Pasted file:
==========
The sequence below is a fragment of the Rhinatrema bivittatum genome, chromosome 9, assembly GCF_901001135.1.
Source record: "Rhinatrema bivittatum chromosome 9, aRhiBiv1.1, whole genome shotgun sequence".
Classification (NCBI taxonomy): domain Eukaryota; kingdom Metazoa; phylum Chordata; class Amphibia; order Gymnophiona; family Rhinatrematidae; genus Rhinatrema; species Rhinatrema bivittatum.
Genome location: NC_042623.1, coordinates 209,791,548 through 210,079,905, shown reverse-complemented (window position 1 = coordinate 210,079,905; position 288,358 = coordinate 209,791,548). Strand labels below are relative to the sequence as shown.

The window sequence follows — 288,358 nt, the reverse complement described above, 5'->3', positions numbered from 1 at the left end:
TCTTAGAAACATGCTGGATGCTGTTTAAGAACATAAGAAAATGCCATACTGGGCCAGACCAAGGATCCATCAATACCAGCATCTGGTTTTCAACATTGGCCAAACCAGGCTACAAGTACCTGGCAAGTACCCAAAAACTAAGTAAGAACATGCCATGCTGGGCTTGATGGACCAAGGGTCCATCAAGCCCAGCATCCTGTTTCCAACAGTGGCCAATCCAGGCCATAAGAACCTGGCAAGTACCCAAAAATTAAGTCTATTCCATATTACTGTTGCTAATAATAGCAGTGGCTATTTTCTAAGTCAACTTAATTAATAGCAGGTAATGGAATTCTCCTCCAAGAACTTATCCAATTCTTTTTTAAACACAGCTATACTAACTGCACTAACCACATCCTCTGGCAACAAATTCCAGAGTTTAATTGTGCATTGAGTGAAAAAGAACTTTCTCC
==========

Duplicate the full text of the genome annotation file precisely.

The sequence below is a fragment of the Rhinatrema bivittatum genome, chromosome 9, assembly GCF_901001135.1.
Source record: "Rhinatrema bivittatum chromosome 9, aRhiBiv1.1, whole genome shotgun sequence".
Classification (NCBI taxonomy): domain Eukaryota; kingdom Metazoa; phylum Chordata; class Amphibia; order Gymnophiona; family Rhinatrematidae; genus Rhinatrema; species Rhinatrema bivittatum.
Genome location: NC_042623.1, coordinates 209,791,548 through 210,079,905, shown reverse-complemented (window position 1 = coordinate 210,079,905; position 288,358 = coordinate 209,791,548). Strand labels below are relative to the sequence as shown.

The window sequence follows — 288,358 nt, the reverse complement described above, 5'->3', positions numbered from 1 at the left end:
TCTTAGAAACATGCTGGATGCTGTTTAAGAACATAAGAAAATGCCATACTGGGCCAGACCAAGGATCCATCAATACCAGCATCTGGTTTTCAACATTGGCCAAACCAGGCTACAAGTACCTGGCAAGTACCCAAAAACTAAGTAAGAACATGCCATGCTGGGCTTGATGGACCAAGGGTCCATCAAGCCCAGCATCCTGTTTCCAACAGTGGCCAATCCAGGCCATAAGAACCTGGCAAGTACCCAAAAATTAAGTCTATTCCATATTACTGTTGCTAATAATAGCAGTGGCTATTTTCTAAGTCAACTTAATTAATAGCAGGTAATGGAATTCTCCTCCAAGAACTTATCCAATTCTTTTTTAAACACAGCTATACTAACTGCACTAACCACATCCTCTGGCAACAAATTCCAGAGTTTAATTGTGCATTGAGTGAAAAAGAACTTTCTCC